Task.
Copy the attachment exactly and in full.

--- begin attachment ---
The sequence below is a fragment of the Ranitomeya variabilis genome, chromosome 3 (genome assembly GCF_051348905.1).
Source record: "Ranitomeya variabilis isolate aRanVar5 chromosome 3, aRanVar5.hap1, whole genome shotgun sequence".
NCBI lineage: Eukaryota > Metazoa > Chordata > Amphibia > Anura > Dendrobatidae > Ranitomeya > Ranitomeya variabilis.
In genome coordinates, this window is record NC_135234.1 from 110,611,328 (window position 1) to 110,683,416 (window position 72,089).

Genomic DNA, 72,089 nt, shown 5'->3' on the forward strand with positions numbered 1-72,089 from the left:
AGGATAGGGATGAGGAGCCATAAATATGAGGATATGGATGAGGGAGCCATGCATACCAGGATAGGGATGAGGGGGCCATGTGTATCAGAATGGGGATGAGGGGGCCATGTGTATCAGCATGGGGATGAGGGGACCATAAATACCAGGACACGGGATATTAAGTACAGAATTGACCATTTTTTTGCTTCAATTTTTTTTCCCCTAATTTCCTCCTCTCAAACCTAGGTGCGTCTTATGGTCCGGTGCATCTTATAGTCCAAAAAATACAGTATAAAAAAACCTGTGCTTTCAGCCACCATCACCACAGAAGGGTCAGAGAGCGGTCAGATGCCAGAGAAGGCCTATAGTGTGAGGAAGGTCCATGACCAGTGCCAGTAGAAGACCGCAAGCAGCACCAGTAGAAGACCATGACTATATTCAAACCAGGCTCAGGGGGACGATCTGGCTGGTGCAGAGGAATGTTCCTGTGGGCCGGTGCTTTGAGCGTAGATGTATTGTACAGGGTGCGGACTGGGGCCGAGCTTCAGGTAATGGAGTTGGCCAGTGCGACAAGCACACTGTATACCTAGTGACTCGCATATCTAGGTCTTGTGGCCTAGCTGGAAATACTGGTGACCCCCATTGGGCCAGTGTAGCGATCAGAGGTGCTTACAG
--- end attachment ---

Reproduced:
The sequence below is a fragment of the Ranitomeya variabilis genome, chromosome 3 (genome assembly GCF_051348905.1).
Source record: "Ranitomeya variabilis isolate aRanVar5 chromosome 3, aRanVar5.hap1, whole genome shotgun sequence".
NCBI lineage: Eukaryota > Metazoa > Chordata > Amphibia > Anura > Dendrobatidae > Ranitomeya > Ranitomeya variabilis.
In genome coordinates, this window is record NC_135234.1 from 110,611,328 (window position 1) to 110,683,416 (window position 72,089).

Genomic DNA, 72,089 nt, shown 5'->3' on the forward strand with positions numbered 1-72,089 from the left:
AGGATAGGGATGAGGAGCCATAAATATGAGGATATGGATGAGGGAGCCATGCATACCAGGATAGGGATGAGGGGGCCATGTGTATCAGAATGGGGATGAGGGGGCCATGTGTATCAGCATGGGGATGAGGGGACCATAAATACCAGGACACGGGATATTAAGTACAGAATTGACCATTTTTTTGCTTCAATTTTTTTTCCCCTAATTTCCTCCTCTCAAACCTAGGTGCGTCTTATGGTCCGGTGCATCTTATAGTCCAAAAAATACAGTATAAAAAAACCTGTGCTTTCAGCCACCATCACCACAGAAGGGTCAGAGAGCGGTCAGATGCCAGAGAAGGCCTATAGTGTGAGGAAGGTCCATGACCAGTGCCAGTAGAAGACCGCAAGCAGCACCAGTAGAAGACCATGACTATATTCAAACCAGGCTCAGGGGGACGATCTGGCTGGTGCAGAGGAATGTTCCTGTGGGCCGGTGCTTTGAGCGTAGATGTATTGTACAGGGTGCGGACTGGGGCCGAGCTTCAGGTAATGGAGTTGGCCAGTGCGACAAGCACACTGTATACCTAGTGACTCGCATATCTAGGTCTTGTGGCCTAGCTGGAAATACTGGTGACCCCCATTGGGCCAGTGTAGCGATCAGAGGTGCTTACAG